The worst accident in the history of the territory's riverboat travel occurred here at Eagle Rock, on the Yukon River. In September 1906, the sternwheeler "Columbian" exploded and burned, killing five men and badly burning another. The steamer was carrying a crew of 25 men and a full cargo, including cattle and three tons of blasting powder destined for the Tantalus butte coal mine, 30 miles downriver.
The fire started when Phil Murray, the deckhand, showed his loaded gun to Edward Morgan. Morgan, ironically, the fireman on watch, accidently fired the weapon into a load of blasting powder stored on deck. The powder exploded and a sheet of flame swept the boat.
Captain J. O. Williams was protected in the wheel house, but could not work the steering or communicate with the engine room. He raced down to the freight deck and told the engineer to stop the engines. As they headed into a bend in the river, he ordered the engines started again to ram the bank. After the bow hit, the stern swung around in the current and Williams ordered full astern to back the vessel up on the shore. His quick thinking allowed the crew to jump ashore and prevented the disaster from being much worse.
“The explosion blew out the sides of the vessel, scattered men and cargo in the water, and in less than five minutes had involved the whole inside of the ship in a mass of seething flame.” (Dawson Daily News, Sept. 26, 1906)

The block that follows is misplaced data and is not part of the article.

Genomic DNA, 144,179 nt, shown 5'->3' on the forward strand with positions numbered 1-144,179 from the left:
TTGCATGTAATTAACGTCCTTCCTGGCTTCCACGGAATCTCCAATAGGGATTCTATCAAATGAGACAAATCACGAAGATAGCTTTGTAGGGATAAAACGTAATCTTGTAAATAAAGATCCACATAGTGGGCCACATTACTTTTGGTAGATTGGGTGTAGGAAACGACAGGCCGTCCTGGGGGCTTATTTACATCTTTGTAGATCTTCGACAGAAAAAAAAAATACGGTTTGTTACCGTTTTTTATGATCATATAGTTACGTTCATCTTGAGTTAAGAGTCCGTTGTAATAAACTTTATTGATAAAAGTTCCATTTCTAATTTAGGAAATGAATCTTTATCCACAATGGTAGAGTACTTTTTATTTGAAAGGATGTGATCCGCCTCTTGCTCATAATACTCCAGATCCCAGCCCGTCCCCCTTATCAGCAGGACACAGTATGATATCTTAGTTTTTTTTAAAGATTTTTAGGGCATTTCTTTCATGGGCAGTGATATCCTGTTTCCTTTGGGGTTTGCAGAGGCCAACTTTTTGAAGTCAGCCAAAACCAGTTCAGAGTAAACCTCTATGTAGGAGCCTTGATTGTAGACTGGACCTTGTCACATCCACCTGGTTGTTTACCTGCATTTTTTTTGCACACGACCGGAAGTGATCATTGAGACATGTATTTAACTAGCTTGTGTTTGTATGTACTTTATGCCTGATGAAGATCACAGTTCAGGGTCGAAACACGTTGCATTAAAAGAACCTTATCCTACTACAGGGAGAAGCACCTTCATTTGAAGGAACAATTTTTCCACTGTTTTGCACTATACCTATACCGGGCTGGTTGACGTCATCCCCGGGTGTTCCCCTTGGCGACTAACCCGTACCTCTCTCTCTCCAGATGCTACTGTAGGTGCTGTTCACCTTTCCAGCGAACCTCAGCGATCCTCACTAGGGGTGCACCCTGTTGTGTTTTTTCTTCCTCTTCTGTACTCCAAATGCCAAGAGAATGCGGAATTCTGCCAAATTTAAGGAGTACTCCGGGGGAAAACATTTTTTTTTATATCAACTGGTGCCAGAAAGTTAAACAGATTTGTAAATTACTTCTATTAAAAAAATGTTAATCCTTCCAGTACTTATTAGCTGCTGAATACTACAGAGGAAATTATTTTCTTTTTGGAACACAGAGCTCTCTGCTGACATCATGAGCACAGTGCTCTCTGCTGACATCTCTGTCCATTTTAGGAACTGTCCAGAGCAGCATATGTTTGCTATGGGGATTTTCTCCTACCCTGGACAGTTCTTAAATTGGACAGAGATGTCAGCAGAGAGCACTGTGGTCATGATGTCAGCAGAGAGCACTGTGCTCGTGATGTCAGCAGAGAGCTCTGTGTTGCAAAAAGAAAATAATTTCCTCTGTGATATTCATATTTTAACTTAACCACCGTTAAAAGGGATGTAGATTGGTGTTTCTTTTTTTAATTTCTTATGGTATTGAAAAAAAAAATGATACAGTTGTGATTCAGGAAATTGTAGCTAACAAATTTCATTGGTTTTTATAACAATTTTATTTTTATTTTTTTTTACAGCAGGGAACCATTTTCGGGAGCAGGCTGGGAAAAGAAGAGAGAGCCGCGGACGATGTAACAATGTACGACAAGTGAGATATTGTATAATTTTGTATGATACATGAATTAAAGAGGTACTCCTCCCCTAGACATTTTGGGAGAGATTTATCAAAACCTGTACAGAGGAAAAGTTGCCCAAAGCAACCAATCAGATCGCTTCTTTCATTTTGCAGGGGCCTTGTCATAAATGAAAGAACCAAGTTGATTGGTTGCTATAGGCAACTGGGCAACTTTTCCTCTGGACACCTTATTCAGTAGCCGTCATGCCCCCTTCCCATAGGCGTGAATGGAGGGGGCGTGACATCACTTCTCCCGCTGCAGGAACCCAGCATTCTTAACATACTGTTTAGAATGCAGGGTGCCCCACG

Ts'àl Cho Awn
A prominent feature on the Yukon River is Eagle Rock, named by the coastal Chilkat traders. The Little Salmon-Carmacks First Nation people call it Ts'àl cho awn, giant frog's den. According to Little Salmon-Carmack's legend, travellers would lie down quietly on their rafts when they passed by, so the frog would not jump up and tip the raft over.
A Swedish botanist, Eric Hultén, coined the term Beringia when he compared plants on the coasts of Alaska and Siberia. Beringia was an ice-free refuge defined by the limit of the last ice age glaciers. When lower sea levels exposed the floor of the Bering Sea, Beringia stretched across Siberia Alaska and Yukon to the Mackenzie River.
While most areas in Canada were buried under ice, plants and animals (such as the Arctic Ground Squirrel) have lived here continuously for thousands of years. See how many Beringian plants you can identify on the slope before you.
Fossil pollen shows that wide-spread plants supported a meadow-like ecosystem, called “mammoth-steppe” after the largest grazing Beringian mammals. A range of plants, such as Cinquefoil, flourished in the cold dry steppe conditions.
Some Beringian plants, like Prairie crocus, have not spread far from their Beringian home, growing in Yukon, Alaska and northwestern British Columbia.